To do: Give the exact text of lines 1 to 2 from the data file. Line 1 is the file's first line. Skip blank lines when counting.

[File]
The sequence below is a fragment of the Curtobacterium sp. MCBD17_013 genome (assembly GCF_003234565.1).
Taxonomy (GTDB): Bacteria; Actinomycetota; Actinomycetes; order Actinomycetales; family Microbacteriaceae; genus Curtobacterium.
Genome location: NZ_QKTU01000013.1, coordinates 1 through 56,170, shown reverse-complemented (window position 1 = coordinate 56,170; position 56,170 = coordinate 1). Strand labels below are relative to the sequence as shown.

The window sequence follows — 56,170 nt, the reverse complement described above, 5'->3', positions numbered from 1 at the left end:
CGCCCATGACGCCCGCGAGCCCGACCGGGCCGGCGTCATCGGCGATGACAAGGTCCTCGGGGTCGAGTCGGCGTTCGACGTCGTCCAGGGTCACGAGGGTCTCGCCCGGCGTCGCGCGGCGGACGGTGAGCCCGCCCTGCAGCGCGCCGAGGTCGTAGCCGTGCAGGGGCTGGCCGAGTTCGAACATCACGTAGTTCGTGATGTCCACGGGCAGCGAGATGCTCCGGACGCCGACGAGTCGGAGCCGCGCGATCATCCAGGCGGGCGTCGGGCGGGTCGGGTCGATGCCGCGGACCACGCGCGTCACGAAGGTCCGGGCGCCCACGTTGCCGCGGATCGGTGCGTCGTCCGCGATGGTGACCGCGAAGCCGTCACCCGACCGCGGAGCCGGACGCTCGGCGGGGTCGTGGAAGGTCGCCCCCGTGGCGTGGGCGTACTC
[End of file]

The sequence below is a fragment of the Curtobacterium sp. MCBD17_013 genome (assembly GCF_003234565.1).
Taxonomy (GTDB): Bacteria; Actinomycetota; Actinomycetes; order Actinomycetales; family Microbacteriaceae; genus Curtobacterium.